Blood transfusions

  1. Hello. I'm new to practice and have a question on blood transfusions. My pt last night had a temp of 100.8- the doc still wanted her to get the blood- so I gave her tylenol, her temp went too 100.4 and then back to 100.8 within a half hour, I ordered the blood and started the transfusion as the doc ordered. Is this ok? Her temp obviously wasn't dangerously high but isn't it just going to get higher during the transfusion? I don't know what the final outcome was if her temp went up and if they needed to stop the transfusion b/c my shift was over. Does anyone know what the protocol is for pts temp? Also, what does the temp need to be to halt a transfusion? I just felt like I kept asking the MD every 5 min. Thanks!
    •  
  2. 23 Comments

  3. by   meownsmile
    Patients temps dont necissarily go up just because of a transfusion. Starting blood with a temp isnt really a problem, problems arise out of the patients temp increasing with after the start of the transfusion. We usually will watch vitals in the first 15 min, and if there is a increase in temp will retake the temp in another 15 min. Usually one full degree above temp at time of the start of the transfusion we will call the doctor. Usually, if that is the only symptom they will have us give tylenol and complete the transfusion. We have cases that people come in for transfusions and they have tylenol and benedryl ordered to give prior to transfusion also.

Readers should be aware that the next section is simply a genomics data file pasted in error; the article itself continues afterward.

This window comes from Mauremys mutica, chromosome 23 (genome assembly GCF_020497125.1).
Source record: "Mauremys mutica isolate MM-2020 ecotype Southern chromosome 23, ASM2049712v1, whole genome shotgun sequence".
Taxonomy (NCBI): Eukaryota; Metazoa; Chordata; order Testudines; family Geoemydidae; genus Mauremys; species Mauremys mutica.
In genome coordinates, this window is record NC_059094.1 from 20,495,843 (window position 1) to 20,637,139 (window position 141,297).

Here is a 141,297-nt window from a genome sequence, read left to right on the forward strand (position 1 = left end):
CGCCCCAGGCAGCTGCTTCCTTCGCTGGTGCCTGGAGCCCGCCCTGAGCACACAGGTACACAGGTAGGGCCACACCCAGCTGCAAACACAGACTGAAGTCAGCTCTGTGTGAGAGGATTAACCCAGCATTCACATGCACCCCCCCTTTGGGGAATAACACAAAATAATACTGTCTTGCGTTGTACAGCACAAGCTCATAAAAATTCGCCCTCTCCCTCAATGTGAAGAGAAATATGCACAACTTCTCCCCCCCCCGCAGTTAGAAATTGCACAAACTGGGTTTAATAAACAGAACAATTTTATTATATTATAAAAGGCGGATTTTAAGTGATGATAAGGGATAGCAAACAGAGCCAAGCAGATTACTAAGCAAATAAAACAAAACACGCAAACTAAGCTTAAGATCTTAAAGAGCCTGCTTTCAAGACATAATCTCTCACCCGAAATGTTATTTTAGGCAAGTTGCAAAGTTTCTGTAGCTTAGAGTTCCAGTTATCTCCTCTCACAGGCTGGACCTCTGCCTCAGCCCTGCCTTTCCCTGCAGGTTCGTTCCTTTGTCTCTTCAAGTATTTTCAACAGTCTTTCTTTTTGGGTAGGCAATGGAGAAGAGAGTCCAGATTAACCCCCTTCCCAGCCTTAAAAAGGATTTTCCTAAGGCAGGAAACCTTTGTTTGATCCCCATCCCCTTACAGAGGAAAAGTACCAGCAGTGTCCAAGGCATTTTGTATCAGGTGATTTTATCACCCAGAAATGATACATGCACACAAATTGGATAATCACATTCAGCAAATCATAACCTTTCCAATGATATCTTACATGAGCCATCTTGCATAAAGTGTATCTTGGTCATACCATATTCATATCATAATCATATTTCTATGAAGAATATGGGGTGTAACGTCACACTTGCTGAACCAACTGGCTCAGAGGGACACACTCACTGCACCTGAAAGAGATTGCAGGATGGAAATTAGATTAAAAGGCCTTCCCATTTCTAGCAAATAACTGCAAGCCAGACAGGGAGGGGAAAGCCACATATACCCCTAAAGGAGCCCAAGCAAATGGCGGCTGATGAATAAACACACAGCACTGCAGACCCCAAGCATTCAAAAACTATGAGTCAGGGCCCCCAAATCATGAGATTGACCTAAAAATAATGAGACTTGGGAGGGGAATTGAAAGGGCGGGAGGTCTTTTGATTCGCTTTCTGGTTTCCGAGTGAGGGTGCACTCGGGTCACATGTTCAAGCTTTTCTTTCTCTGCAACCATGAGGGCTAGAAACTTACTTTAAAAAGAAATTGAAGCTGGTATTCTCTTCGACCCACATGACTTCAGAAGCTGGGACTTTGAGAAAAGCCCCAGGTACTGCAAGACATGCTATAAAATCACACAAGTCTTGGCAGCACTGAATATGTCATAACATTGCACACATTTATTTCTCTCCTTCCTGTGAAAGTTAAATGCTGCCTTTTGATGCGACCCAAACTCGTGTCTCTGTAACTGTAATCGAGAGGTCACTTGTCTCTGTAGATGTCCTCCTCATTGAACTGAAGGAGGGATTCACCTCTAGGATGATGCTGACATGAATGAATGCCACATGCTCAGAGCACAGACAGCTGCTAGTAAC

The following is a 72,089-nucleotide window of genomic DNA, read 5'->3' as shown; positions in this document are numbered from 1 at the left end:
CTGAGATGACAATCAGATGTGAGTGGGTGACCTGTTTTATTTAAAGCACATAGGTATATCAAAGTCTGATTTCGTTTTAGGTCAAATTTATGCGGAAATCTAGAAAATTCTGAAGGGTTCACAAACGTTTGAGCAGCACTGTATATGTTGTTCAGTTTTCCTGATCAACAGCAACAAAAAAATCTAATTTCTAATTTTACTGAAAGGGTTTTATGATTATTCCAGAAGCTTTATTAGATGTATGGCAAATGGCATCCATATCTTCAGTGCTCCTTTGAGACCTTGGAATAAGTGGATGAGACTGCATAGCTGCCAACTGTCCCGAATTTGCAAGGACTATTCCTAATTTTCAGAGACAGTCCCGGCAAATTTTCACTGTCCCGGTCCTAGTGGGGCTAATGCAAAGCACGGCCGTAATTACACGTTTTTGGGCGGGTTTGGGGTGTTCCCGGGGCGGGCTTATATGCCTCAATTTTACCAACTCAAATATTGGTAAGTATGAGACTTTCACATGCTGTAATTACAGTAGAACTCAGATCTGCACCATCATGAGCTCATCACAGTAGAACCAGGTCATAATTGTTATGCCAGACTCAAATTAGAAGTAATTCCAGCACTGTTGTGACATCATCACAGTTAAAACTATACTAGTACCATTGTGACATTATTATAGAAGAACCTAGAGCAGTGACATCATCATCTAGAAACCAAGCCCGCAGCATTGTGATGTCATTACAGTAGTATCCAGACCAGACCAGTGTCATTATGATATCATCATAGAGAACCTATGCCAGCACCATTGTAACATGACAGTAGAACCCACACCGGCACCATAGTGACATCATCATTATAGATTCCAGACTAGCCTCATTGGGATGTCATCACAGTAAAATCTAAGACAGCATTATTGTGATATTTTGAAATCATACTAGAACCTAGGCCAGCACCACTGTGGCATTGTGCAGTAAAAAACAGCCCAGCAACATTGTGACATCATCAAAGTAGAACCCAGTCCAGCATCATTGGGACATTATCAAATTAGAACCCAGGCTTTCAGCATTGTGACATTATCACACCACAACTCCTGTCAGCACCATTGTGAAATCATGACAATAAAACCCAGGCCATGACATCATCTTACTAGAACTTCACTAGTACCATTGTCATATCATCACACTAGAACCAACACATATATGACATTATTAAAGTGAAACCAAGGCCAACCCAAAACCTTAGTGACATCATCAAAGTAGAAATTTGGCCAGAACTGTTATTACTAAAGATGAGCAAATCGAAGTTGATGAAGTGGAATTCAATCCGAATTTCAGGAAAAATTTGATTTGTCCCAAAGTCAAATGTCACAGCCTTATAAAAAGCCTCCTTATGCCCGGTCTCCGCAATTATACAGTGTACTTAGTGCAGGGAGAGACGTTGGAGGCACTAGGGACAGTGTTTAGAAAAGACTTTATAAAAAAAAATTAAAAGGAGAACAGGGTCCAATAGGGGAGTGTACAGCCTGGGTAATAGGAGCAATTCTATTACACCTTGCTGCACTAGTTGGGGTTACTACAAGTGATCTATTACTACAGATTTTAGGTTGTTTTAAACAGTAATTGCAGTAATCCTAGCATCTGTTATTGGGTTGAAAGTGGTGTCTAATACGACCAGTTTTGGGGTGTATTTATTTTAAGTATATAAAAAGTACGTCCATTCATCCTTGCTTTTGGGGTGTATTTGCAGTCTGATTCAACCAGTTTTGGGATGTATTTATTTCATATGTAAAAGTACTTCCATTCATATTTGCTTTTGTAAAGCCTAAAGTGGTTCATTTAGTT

Check you facilities protocol, its in the book as to how they want you to handle any possible reaction.
    But 4tenths of a degree isnt something i would consider a reaction.
  4. by   nursing04
    Quote from meownsmile
    Patients temps dont necissarily go up just because of a transfusion. Starting blood with a temp isnt really a problem, problems arise out of the patients temp increasing with after the start of the transfusion. We usually will watch vitals in the first 15 min, and if there is a increase in temp will retake the temp in another 15 min. Usually one full degree above temp at time of the start of the transfusion we will call the doctor. Usually, if that is the only symptom they will have us give tylenol and complete the transfusion. We have cases that people come in for transfusions and they have tylenol and benedryl ordered to give prior to transfusion also.
    Check you facilities protocol, its in the book as to how they want you to handle any possible reaction.
    But 4tenths of a degree isnt something i would consider a reaction.
    Thanks a lot! Makes sence.
  5. by   barefootlady
    I have given blood under a physicians orders to patients with temps higher that 100.8, usually given tylenol and at times have been ordered to give benadryl, but I do keep a closer eye on that patient, attempt to encourage fluids as able to tolerate, and monitor for other complaints.